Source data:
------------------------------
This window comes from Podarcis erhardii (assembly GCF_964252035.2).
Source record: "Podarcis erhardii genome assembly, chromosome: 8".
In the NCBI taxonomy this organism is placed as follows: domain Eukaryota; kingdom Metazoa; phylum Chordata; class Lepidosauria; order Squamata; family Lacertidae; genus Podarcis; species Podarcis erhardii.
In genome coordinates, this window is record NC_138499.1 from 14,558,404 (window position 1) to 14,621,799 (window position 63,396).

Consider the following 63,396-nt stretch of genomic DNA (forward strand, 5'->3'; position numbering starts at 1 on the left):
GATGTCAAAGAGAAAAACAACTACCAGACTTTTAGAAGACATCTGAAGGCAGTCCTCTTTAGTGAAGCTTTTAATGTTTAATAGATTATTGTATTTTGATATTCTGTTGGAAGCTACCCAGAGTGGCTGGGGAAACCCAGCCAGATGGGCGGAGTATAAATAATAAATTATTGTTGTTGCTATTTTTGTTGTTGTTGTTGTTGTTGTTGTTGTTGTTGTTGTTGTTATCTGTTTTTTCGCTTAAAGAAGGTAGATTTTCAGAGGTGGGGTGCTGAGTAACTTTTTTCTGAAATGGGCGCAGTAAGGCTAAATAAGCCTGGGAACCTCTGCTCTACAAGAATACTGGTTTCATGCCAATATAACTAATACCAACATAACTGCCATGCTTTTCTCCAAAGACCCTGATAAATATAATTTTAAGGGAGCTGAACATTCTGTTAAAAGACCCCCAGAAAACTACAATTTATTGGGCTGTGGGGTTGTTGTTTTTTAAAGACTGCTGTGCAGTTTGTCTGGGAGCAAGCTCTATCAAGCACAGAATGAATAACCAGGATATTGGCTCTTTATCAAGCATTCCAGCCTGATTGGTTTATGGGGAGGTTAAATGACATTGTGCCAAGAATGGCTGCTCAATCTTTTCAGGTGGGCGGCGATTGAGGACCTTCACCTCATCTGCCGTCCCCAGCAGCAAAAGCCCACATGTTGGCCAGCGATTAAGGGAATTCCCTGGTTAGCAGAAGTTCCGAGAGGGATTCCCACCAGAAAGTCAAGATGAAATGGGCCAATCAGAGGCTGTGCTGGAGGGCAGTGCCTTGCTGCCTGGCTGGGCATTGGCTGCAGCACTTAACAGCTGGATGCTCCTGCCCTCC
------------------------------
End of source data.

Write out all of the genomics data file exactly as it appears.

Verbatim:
This window comes from Podarcis erhardii (assembly GCF_964252035.2).
Source record: "Podarcis erhardii genome assembly, chromosome: 8".
In the NCBI taxonomy this organism is placed as follows: domain Eukaryota; kingdom Metazoa; phylum Chordata; class Lepidosauria; order Squamata; family Lacertidae; genus Podarcis; species Podarcis erhardii.
In genome coordinates, this window is record NC_138499.1 from 14,558,404 (window position 1) to 14,621,799 (window position 63,396).

Consider the following 63,396-nt stretch of genomic DNA (forward strand, 5'->3'; position numbering starts at 1 on the left):
GATGTCAAAGAGAAAAACAACTACCAGACTTTTAGAAGACATCTGAAGGCAGTCCTCTTTAGTGAAGCTTTTAATGTTTAATAGATTATTGTATTTTGATATTCTGTTGGAAGCTACCCAGAGTGGCTGGGGAAACCCAGCCAGATGGGCGGAGTATAAATAATAAATTATTGTTGTTGCTATTTTTGTTGTTGTTGTTGTTGTTGTTGTTGTTGTTGTTGTTGTTATCTGTTTTTTCGCTTAAAGAAGGTAGATTTTCAGAGGTGGGGTGCTGAGTAACTTTTTTCTGAAATGGGCGCAGTAAGGCTAAATAAGCCTGGGAACCTCTGCTCTACAAGAATACTGGTTTCATGCCAATATAACTAATACCAACATAACTGCCATGCTTTTCTCCAAAGACCCTGATAAATATAATTTTAAGGGAGCTGAACATTCTGTTAAAAGACCCCCAGAAAACTACAATTTATTGGGCTGTGGGGTTGTTGTTTTTTAAAGACTGCTGTGCAGTTTGTCTGGGAGCAAGCTCTATCAAGCACAGAATGAATAACCAGGATATTGGCTCTTTATCAAGCATTCCAGCCTGATTGGTTTATGGGGAGGTTAAATGACATTGTGCCAAGAATGGCTGCTCAATCTTTTCAGGTGGGCGGCGATTGAGGACCTTCACCTCATCTGCCGTCCCCAGCAGCAAAAGCCCACATGTTGGCCAGCGATTAAGGGAATTCCCTGGTTAGCAGAAGTTCCGAGAGGGATTCCCACCAGAAAGTCAAGATGAAATGGGCCAATCAGAGGCTGTGCTGGAGGGCAGTGCCTTGCTGCCTGGCTGGGCATTGGCTGCAGCACTTAACAGCTGGATGCTCCTGCCCTCC